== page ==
Jet University Flight School Information

The Official Publication of the Jet University Student Alumni Association

National Transportation Safety Board Report

The National Transportation Safety Board completed their report on flight 1549.  The report contains over 200 pages of information regarding this flight.  For pilots, this report will help you understand what happened and hopefully make us all better pilots.  it will also give you some insight into how the NTSB conducts their investigations. As a professional pilot you should be aware of how this all works.  The link is below:

NTSB FLIGHT 1549 LINK

WAY COOL 3D SIMULATION OF FLIGHT 1549--YOU GOTTA SEE THIS!

This is an incredible simulation of what happened on flight 1549.  ATC sounds and altimeter are included!

 

 

 

 

US Airways Flight 1549 House Subcommittee meeting video

February 24, 2009.  The House Subcommittee held a hearing to receive testimony from the USAirways crew as well as the air traffic controller involved in the incident.

It is interesting to not that the captain had a few interesting things to say about new pilots, current training and airline working conditions.  Here is the link to the hearing and video:

SUMMARY AND VIDEO OF HEARING

 

 

US Air Hudson River Flight 1549 ATC Audio here!

 

As you all know by now USAir flight 1549 made a water ditching in the Hudson River on January 15, 2009. 

There is no doubt that this incredible water landing will be studied in flight training centers for many years to come.

Here is a link to the ATC audio for US Air flight 1549:

 FLIGHT 1549 AUDIO LINK

 

We wondered how many other "flight 1549's" there have been?

A water landing (or water ditching) is not something you see every day.  We wondered how many other fully survivable water ditching there might have been.  It turns out there have been several.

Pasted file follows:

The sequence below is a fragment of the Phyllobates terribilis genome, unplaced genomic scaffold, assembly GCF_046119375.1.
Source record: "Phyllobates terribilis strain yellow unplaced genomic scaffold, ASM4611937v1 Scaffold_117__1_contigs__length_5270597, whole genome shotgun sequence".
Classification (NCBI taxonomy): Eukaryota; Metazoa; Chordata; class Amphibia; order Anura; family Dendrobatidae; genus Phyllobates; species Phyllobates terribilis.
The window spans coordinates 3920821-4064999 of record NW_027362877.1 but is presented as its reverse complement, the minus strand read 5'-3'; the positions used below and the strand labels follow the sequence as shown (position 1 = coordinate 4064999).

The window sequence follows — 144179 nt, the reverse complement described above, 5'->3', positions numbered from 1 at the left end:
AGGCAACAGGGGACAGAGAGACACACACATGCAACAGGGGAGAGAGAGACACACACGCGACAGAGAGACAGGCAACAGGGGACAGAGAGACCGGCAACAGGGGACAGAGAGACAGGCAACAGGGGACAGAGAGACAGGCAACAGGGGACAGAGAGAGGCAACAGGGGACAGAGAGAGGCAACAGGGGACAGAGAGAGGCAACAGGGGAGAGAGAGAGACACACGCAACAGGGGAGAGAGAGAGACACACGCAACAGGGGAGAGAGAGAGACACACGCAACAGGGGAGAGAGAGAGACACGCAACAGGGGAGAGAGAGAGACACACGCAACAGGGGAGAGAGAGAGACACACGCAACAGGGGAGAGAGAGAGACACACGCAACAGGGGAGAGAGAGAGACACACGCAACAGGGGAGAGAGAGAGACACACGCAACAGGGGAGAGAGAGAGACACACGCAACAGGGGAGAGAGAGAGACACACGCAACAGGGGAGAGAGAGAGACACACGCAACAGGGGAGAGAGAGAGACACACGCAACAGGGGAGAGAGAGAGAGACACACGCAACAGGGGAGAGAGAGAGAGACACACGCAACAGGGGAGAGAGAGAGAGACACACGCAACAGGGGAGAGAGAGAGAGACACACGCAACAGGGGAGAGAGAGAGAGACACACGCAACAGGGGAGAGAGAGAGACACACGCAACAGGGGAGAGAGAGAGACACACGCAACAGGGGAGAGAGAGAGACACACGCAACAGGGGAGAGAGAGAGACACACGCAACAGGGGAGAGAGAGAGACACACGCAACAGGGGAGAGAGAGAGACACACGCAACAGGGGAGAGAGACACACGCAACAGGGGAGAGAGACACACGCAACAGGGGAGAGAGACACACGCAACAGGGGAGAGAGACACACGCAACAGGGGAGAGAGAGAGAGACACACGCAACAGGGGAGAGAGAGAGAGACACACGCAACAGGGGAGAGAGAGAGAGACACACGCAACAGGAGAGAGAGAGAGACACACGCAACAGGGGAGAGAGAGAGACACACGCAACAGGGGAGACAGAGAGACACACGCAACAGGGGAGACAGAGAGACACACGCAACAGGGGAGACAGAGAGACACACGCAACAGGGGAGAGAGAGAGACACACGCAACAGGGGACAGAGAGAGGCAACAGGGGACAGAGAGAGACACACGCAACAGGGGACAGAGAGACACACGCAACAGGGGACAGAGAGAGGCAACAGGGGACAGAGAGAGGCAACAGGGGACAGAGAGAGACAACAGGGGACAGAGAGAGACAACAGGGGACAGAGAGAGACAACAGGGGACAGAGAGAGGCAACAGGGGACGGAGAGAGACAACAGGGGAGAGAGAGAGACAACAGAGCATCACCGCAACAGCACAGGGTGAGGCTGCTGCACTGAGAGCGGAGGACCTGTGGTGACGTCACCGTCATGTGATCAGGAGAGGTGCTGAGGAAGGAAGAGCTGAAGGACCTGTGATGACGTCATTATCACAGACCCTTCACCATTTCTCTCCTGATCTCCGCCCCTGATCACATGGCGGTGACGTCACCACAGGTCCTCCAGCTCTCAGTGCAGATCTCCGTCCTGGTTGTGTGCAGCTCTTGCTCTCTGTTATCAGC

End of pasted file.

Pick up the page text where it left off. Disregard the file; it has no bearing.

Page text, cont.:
One of the more obscure water landings that all passengers and crew survived was Japan Airlines flight 2 on November 22, 1968.  A DC-8 from Tokyo to San Francisco landed in the water 2.5 miles south of the SFO airport.

Here is the Wikipeda information on that flight:

Japan Airlines Flight 2 was a flight that was piloted by Captain Kohei Asoh on November 22, 1968. The DC-8 plane was scheduled to land at San Francisco International Airport but due to heavy fog and other factors, Asoh mistakenly landed the plane in the waters of San Francisco Bay, two and a half miles short of the runway. None of the 96 passengers or 11 crew were killed or injured in the mishap, and the plane was eventually recovered and refurbished for service. Asoh had served as a flight instructor in the Imperial Japanese Navy during the Second World War and was a 15-year veteran of JAL. He had almost 9,800 hours of flight experience at the time of the accident.

This lead to the famous "Asoh defense"

In his 1988 book The Abilene Paradox, author Jerry Harvey claimed that Asoh, when asked how he had managed to land the aircraft in the bay, replied "Asoh fuck up."

Harvey termed this frank acceptance of blame the "Asoh defense", and the story and term have been taken up by a number of other management theorists 

Then there is the rest of the story!

The DC8 plane had only been in service a few months.  Writer Richard Silagi picks up the "awe inspiring pilot bedtime story" of what happened to the downed plane: (from airliners.net)

The DC-8 that was too young to die!

By Richard Silagi
     March 9, 2001

Not too many airliners have survived crash landings at off airport locations and have lived to fly again. This is the story of one such crash survivor.

 

 

 

On November 22nd 1968, Japan Air flight #2 was nearing the end of a routine flight from Tokyo to San Francisco. Captain Kohhei Asoh, a 15 year JAL veteran, was in command of the flight which was being operated with a new DC-8-62. JA8032 (msn # 45954) had rolled off the Douglas assembly line in April of 1968 and had been in service with JAL for only four months.

As Captain Asoh was approaching SFO at approximately 9:30 am, the weather at SFO was reported to be "ceiling indefinite, 300 ft (90 m) overcast, sky partially obscured, 3/4 mile (1.2 km) visibility with fog". The airport's minimums at the time were, 200 ft (60 m) ceiling and 1/2 mile (0.8 km) visibility. Other aircraft had been landing ahead of JAL #2 without incident at the rate of about 8 to 10 an hour.